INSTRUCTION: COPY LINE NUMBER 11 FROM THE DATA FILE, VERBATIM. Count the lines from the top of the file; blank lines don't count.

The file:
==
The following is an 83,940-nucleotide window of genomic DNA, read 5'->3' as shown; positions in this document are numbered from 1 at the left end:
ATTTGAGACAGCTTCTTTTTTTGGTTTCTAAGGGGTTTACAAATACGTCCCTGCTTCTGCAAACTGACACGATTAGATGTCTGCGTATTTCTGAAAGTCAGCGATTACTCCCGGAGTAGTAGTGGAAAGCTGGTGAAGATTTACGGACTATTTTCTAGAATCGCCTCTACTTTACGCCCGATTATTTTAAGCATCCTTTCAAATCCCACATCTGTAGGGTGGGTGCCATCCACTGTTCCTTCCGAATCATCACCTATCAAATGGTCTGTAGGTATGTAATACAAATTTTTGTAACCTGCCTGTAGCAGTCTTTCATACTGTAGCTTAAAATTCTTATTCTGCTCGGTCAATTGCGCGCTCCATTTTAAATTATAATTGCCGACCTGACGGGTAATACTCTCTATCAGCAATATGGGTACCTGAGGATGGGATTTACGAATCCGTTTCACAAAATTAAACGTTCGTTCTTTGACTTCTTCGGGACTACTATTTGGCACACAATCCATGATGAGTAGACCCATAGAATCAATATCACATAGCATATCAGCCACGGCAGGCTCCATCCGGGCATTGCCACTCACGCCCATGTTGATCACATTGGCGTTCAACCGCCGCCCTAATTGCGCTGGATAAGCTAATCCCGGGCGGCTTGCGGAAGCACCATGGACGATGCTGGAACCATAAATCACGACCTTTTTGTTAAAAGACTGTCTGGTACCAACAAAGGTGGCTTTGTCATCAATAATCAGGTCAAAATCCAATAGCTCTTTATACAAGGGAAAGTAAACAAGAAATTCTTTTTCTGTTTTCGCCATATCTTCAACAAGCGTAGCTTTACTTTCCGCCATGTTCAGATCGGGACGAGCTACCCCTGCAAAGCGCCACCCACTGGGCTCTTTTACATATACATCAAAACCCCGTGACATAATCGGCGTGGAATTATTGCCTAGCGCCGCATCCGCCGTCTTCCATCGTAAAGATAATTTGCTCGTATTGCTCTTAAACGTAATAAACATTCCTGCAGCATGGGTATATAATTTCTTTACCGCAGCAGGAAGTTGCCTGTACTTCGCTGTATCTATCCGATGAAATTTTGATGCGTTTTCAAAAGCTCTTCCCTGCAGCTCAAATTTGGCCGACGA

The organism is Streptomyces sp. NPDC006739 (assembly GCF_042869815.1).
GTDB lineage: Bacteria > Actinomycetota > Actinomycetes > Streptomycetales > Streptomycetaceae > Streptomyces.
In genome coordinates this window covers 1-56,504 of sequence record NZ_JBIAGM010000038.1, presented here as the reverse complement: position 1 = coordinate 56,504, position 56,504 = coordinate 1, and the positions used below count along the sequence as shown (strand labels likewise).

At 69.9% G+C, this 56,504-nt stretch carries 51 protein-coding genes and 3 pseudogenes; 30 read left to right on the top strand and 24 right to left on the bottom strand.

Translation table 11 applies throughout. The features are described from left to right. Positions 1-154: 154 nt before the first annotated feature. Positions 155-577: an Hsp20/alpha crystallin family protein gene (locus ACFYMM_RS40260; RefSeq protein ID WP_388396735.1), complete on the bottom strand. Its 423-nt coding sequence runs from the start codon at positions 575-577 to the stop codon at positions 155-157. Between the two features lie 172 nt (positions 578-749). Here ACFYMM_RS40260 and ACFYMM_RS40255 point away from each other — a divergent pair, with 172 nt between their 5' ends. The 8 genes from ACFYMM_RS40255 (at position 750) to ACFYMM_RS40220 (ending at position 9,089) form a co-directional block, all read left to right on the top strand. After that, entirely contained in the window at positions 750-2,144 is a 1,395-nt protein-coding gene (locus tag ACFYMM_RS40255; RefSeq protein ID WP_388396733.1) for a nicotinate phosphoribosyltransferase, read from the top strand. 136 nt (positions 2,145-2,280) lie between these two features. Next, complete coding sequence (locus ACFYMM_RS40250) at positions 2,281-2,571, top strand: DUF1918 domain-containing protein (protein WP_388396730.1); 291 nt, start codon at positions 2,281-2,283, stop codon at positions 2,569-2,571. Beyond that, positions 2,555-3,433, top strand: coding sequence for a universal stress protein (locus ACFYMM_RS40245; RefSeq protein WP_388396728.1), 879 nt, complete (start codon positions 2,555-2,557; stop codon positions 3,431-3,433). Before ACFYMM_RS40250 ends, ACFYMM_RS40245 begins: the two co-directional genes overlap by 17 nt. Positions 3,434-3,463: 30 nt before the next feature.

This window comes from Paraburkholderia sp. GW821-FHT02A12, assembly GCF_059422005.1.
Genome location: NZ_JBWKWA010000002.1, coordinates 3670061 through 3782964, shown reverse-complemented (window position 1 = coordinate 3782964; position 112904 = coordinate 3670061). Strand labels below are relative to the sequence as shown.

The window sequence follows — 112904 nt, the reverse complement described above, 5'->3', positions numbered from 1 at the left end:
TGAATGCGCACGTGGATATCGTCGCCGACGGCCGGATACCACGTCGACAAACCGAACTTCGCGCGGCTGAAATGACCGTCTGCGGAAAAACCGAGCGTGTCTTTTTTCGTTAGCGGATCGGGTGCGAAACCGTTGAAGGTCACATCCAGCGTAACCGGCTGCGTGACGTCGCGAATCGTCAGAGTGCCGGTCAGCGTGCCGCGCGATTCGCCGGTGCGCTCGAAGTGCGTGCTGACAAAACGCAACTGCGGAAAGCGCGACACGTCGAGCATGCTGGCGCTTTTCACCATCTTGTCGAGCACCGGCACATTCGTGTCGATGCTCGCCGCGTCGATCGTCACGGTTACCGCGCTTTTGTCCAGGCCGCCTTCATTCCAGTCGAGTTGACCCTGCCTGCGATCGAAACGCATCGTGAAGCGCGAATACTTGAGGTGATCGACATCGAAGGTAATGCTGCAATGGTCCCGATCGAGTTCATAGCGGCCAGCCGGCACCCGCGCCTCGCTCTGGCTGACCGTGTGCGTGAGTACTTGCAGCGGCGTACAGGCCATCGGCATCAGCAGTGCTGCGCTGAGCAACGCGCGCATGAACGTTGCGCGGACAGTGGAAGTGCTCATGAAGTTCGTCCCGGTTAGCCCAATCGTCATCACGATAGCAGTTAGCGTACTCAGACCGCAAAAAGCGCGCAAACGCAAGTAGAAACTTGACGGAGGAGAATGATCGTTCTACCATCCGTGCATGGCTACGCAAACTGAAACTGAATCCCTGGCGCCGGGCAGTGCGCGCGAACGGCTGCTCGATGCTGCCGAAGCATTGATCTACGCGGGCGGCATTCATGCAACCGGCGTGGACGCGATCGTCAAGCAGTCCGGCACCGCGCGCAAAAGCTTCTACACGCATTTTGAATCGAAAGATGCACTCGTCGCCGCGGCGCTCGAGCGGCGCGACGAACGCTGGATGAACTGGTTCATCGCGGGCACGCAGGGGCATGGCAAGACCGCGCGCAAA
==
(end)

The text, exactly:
TGAATGCGCACGTGGATATCGTCGCCGACGGCCGGATACCACGTCGACAAACCGAACTTCGCGCGGCTGAAATGACCGTCTGCGGAAAAACCGAGCGTGTCTTTTTTCGTTAGCGGATCGGGTGCGAAACCGTTGAAGGTCACATCCAGCGTAACCGGCTGCGTGACGTCGCGAATCGTCAGAGTGCCGGTCAGCGTGCCGCGCGATTCGCCGGTGCGCTCGAAGTGCGTGCTGACAAAACGCAACTGCGGAAAGCGCGACACGTCGAGCATGCTGGCGCTTTTCACCATCTTGTCGAGCACCGGCACATTCGTGTCGATGCTCGCCGCGTCGATCGTCACGGTTACCGCGCTTTTGTCCAGGCCGCCTTCATTCCAGTCGAGTTGACCCTGCCTGCGATCGAAACGCATCGTGAAGCGCGAATACTTGAGGTGATCGACATCGAAGGTAATGCTGCAATGGTCCCGATCGAGTTCATAGCGGCCAGCCGGCACCCGCGCCTCGCTCTGGCTGACCGTGTGCGTGAGTACTTGCAGCGGCGTACAGGCCATCGGCATCAGCAGTGCTGCGCTGAGCAACGCGCGCATGAACGTTGCGCGGACAGTGGAAGTGCTCATGAAGTTCGTCCCGGTTAGCCCAATCGTCATCACGATAGCAGTTAGCGTACTCAGACCGCAAAAAGCGCGCAAACGCAAGTAGAAACTTGACGGAGGAGAATGATCGTTCTACCATCCGTGCATGGCTACGCAAACTGAAACTGAATCCCTGGCGCCGGGCAGTGCGCGCGAACGGCTGCTCGATGCTGCCGAAGCATTGATCTACGCGGGCGGCATTCATGCAACCGGCGTGGACGCGATCGTCAAGCAGTCCGGCACCGCGCGCAAAAGCTTCTACACGCATTTTGAATCGAAAGATGCACTCGTCGCCGCGGCGCTCGAGCGGCGCGACGAACGCTGGATGAACTGGTTCATCGCGGGCACGCAGGGGCATGGCAAGACCGCGCGCAAA